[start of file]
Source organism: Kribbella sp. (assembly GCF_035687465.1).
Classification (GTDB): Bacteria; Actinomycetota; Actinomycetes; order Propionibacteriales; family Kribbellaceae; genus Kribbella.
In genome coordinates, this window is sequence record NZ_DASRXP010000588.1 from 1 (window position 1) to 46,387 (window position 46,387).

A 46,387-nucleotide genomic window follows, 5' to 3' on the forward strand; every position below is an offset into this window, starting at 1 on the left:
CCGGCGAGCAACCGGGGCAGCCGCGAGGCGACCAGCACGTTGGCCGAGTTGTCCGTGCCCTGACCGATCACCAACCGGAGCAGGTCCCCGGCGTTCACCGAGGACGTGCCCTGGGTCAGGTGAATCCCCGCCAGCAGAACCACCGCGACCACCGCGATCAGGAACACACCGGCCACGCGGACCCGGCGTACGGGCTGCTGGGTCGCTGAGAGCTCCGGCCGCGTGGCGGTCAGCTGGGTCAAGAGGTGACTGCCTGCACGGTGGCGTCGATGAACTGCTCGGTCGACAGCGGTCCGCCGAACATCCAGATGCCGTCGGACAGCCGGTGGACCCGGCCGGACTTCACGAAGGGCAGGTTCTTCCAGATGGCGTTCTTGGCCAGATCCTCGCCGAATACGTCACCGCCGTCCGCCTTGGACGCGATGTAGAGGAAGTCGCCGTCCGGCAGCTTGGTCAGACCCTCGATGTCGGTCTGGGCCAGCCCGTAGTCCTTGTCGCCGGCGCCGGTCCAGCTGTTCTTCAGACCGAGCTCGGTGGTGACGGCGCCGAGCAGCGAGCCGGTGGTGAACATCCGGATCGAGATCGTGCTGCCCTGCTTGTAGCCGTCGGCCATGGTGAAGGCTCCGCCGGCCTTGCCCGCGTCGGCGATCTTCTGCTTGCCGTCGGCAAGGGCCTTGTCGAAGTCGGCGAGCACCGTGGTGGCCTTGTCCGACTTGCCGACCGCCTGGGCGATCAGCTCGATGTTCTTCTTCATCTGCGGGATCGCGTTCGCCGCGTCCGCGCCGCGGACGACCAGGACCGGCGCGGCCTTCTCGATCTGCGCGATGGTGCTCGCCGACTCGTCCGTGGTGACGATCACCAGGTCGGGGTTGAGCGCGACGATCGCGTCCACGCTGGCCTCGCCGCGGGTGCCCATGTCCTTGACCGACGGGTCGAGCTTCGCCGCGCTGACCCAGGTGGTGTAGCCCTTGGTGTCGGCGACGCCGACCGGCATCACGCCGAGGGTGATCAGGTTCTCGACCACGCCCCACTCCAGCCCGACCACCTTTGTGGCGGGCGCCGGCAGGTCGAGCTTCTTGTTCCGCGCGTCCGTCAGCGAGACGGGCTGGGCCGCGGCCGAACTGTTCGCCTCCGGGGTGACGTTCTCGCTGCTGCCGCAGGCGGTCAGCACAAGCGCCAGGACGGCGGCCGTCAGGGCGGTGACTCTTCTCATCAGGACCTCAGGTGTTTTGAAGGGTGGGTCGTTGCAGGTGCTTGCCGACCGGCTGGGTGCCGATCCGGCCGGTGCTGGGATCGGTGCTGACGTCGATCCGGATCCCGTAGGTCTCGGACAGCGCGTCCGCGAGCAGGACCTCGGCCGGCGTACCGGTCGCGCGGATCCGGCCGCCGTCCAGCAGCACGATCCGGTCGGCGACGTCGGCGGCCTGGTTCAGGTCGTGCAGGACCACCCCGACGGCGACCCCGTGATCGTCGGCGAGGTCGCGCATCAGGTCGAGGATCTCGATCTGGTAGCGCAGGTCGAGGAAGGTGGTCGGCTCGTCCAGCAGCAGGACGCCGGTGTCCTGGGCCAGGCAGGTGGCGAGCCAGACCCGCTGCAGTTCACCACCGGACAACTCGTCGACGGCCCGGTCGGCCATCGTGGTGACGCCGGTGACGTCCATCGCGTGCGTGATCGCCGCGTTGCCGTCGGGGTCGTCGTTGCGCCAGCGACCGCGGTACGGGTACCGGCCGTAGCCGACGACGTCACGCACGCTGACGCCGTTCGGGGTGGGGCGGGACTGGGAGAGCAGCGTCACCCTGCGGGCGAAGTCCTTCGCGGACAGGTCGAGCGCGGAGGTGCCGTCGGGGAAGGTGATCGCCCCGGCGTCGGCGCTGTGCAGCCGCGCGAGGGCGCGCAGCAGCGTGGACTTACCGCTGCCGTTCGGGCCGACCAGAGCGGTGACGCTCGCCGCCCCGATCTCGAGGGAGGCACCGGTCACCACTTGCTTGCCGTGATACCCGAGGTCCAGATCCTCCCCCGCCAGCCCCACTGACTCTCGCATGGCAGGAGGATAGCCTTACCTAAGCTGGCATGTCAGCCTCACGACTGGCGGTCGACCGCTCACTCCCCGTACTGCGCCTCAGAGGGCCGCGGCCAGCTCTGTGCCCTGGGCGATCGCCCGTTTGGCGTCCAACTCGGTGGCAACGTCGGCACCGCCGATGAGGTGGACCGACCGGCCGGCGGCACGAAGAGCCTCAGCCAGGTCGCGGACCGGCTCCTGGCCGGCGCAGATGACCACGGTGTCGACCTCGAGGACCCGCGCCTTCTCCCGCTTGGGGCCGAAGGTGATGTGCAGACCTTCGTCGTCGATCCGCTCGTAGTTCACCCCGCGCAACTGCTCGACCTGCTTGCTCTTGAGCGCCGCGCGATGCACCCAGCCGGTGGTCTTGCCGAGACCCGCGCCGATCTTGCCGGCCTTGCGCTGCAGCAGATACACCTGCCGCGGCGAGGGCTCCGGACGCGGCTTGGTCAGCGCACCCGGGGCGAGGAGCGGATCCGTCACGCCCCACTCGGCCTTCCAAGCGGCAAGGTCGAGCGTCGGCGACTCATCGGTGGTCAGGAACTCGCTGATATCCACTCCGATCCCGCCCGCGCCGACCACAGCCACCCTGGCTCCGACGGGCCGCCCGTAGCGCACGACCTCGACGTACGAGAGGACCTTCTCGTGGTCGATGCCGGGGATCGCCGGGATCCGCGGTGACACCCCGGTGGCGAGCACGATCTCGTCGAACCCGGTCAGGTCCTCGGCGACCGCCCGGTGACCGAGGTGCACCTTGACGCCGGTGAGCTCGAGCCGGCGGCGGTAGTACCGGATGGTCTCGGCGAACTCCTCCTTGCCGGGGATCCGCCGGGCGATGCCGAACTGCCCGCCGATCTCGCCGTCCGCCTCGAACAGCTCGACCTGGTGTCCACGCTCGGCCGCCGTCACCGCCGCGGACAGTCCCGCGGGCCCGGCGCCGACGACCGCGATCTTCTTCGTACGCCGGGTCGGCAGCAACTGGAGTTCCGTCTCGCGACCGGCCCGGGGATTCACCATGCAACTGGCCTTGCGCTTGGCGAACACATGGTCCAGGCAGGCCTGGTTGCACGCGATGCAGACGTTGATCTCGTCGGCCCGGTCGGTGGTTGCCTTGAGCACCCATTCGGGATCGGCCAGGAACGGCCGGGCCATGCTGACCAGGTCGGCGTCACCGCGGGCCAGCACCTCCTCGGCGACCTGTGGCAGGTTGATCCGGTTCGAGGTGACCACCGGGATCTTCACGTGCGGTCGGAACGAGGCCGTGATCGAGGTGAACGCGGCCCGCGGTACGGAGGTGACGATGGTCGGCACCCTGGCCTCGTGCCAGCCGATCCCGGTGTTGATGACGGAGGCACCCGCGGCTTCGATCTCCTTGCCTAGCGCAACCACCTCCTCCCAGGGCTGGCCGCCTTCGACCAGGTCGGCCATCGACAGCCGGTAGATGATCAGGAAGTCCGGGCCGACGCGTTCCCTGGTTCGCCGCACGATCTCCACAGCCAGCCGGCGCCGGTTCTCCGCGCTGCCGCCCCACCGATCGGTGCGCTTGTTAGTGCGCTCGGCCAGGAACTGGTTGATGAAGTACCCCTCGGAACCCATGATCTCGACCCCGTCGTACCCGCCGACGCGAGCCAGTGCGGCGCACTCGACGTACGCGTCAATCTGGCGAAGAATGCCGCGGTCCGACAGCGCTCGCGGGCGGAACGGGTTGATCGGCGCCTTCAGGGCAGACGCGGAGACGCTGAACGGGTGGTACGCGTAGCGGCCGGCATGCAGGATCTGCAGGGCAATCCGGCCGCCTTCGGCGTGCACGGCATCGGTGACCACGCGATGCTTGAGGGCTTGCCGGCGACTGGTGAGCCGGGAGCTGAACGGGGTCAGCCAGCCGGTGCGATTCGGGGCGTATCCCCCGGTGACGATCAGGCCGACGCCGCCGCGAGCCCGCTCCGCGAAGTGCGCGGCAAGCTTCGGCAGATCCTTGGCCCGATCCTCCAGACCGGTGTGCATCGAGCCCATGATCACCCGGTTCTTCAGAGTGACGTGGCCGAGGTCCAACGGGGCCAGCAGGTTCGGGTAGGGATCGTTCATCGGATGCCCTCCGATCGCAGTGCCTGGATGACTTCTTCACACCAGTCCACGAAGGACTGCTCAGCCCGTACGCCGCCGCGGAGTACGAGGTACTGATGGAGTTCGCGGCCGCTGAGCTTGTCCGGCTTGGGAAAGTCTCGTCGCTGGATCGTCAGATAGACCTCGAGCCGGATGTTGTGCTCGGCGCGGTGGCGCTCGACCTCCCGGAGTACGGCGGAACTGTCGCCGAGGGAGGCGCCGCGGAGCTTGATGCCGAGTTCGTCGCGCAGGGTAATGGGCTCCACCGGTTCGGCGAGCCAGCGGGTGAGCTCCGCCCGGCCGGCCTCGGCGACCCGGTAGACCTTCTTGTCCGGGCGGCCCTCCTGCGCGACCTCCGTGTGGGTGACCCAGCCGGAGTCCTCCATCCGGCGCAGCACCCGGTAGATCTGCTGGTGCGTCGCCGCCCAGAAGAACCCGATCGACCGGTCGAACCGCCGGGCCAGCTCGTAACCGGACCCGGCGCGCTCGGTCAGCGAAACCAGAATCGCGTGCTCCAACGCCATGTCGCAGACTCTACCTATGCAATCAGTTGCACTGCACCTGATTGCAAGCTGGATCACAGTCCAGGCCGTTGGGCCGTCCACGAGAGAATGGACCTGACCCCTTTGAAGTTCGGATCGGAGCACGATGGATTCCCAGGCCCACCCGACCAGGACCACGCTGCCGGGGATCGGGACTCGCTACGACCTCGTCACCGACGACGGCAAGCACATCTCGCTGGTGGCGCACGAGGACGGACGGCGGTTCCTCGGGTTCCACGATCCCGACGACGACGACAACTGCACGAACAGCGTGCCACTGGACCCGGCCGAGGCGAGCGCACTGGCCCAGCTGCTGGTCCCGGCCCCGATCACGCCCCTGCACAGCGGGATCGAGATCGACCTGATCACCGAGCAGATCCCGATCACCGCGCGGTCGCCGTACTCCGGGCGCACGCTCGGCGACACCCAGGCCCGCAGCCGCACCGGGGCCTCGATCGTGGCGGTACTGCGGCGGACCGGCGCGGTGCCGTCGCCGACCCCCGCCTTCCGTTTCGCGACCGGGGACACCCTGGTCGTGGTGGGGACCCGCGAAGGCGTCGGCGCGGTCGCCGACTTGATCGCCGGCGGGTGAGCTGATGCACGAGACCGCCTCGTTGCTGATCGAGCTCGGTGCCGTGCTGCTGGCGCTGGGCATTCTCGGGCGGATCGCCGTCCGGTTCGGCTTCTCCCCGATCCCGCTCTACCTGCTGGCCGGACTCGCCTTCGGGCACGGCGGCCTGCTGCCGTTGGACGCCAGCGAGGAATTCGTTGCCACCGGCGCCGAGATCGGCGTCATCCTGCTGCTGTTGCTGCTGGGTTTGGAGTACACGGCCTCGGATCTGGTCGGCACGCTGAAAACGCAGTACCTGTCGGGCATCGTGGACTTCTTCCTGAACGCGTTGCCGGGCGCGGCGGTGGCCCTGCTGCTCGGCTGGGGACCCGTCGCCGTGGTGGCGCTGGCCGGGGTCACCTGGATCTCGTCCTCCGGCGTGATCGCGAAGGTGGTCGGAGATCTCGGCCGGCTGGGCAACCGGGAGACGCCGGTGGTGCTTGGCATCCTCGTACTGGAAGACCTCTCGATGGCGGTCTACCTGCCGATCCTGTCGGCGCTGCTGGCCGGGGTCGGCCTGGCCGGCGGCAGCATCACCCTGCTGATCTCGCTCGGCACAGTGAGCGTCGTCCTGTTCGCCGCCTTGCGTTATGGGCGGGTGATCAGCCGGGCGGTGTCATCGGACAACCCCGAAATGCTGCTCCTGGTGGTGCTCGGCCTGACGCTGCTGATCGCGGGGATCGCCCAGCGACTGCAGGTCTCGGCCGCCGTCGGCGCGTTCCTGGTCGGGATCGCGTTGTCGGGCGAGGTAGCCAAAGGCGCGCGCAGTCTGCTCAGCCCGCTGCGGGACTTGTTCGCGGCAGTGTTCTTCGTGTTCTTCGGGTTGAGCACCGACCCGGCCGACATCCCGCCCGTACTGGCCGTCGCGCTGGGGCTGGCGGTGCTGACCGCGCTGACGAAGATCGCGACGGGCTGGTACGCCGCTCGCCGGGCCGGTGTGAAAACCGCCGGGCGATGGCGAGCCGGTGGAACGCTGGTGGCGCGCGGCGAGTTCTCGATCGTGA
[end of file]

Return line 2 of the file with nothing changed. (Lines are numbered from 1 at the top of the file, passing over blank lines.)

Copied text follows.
Classification (GTDB): Bacteria; Actinomycetota; Actinomycetes; order Propionibacteriales; family Kribbellaceae; genus Kribbella.